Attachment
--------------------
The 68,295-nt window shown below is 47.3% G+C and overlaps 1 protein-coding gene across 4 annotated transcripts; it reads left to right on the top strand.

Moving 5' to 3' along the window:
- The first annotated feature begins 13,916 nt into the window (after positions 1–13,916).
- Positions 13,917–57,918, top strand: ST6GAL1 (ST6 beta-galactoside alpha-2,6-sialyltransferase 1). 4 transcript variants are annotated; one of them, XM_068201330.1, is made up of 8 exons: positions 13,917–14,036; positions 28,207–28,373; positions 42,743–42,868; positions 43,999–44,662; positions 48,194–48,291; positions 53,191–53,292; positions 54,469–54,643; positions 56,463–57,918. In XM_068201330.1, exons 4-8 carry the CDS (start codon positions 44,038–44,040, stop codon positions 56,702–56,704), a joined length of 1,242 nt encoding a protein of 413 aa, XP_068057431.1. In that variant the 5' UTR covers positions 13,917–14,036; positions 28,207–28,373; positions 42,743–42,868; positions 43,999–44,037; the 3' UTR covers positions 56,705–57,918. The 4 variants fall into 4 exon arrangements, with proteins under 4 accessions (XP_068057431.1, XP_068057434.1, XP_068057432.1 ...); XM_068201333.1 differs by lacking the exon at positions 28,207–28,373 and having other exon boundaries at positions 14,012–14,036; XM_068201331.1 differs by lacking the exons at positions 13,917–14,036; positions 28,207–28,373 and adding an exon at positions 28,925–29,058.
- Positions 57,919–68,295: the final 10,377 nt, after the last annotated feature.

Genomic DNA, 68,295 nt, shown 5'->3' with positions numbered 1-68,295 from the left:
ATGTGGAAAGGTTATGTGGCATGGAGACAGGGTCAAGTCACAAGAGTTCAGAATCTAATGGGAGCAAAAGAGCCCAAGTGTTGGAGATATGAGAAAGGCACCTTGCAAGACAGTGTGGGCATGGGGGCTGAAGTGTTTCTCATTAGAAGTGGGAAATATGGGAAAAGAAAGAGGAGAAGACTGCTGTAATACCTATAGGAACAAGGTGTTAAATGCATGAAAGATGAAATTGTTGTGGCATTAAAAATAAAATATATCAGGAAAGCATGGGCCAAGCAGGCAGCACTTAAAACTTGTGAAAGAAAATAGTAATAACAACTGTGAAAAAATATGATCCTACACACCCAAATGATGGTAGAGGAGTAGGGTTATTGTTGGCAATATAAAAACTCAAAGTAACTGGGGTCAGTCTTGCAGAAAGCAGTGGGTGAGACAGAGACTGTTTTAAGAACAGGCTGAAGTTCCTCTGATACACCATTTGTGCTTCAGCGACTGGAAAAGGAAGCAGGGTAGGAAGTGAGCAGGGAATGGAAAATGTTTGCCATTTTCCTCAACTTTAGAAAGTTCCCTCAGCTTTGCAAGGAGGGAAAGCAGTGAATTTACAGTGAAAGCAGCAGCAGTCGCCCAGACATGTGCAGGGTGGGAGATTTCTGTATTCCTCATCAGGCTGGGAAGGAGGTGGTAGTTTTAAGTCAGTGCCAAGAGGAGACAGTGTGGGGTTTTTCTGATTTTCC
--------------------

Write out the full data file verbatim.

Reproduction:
The 68,295-nt window shown below is 47.3% G+C and overlaps 1 protein-coding gene across 4 annotated transcripts; it reads left to right on the top strand.

Moving 5' to 3' along the window:
- The first annotated feature begins 13,916 nt into the window (after positions 1–13,916).
- Positions 13,917–57,918, top strand: ST6GAL1 (ST6 beta-galactoside alpha-2,6-sialyltransferase 1). 4 transcript variants are annotated; one of them, XM_068201330.1, is made up of 8 exons: positions 13,917–14,036; positions 28,207–28,373; positions 42,743–42,868; positions 43,999–44,662; positions 48,194–48,291; positions 53,191–53,292; positions 54,469–54,643; positions 56,463–57,918. In XM_068201330.1, exons 4-8 carry the CDS (start codon positions 44,038–44,040, stop codon positions 56,702–56,704), a joined length of 1,242 nt encoding a protein of 413 aa, XP_068057431.1. In that variant the 5' UTR covers positions 13,917–14,036; positions 28,207–28,373; positions 42,743–42,868; positions 43,999–44,037; the 3' UTR covers positions 56,705–57,918. The 4 variants fall into 4 exon arrangements, with proteins under 4 accessions (XP_068057431.1, XP_068057434.1, XP_068057432.1 ...); XM_068201333.1 differs by lacking the exon at positions 28,207–28,373 and having other exon boundaries at positions 14,012–14,036; XM_068201331.1 differs by lacking the exons at positions 13,917–14,036; positions 28,207–28,373 and adding an exon at positions 28,925–29,058.
- Positions 57,919–68,295: the final 10,377 nt, after the last annotated feature.

Genomic DNA, 68,295 nt, shown 5'->3' with positions numbered 1-68,295 from the left:
ATGTGGAAAGGTTATGTGGCATGGAGACAGGGTCAAGTCACAAGAGTTCAGAATCTAATGGGAGCAAAAGAGCCCAAGTGTTGGAGATATGAGAAAGGCACCTTGCAAGACAGTGTGGGCATGGGGGCTGAAGTGTTTCTCATTAGAAGTGGGAAATATGGGAAAAGAAAGAGGAGAAGACTGCTGTAATACCTATAGGAACAAGGTGTTAAATGCATGAAAGATGAAATTGTTGTGGCATTAAAAATAAAATATATCAGGAAAGCATGGGCCAAGCAGGCAGCACTTAAAACTTGTGAAAGAAAATAGTAATAACAACTGTGAAAAAATATGATCCTACACACCCAAATGATGGTAGAGGAGTAGGGTTATTGTTGGCAATATAAAAACTCAAAGTAACTGGGGTCAGTCTTGCAGAAAGCAGTGGGTGAGACAGAGACTGTTTTAAGAACAGGCTGAAGTTCCTCTGATACACCATTTGTGCTTCAGCGACTGGAAAAGGAAGCAGGGTAGGAAGTGAGCAGGGAATGGAAAATGTTTGCCATTTTCCTCAACTTTAGAAAGTTCCCTCAGCTTTGCAAGGAGGGAAAGCAGTGAATTTACAGTGAAAGCAGCAGCAGTCGCCCAGACATGTGCAGGGTGGGAGATTTCTGTATTCCTCATCAGGCTGGGAAGGAGGTGGTAGTTTTAAGTCAGTGCCAAGAGGAGACAGTGTGGGGTTTTTCTGATTTTCC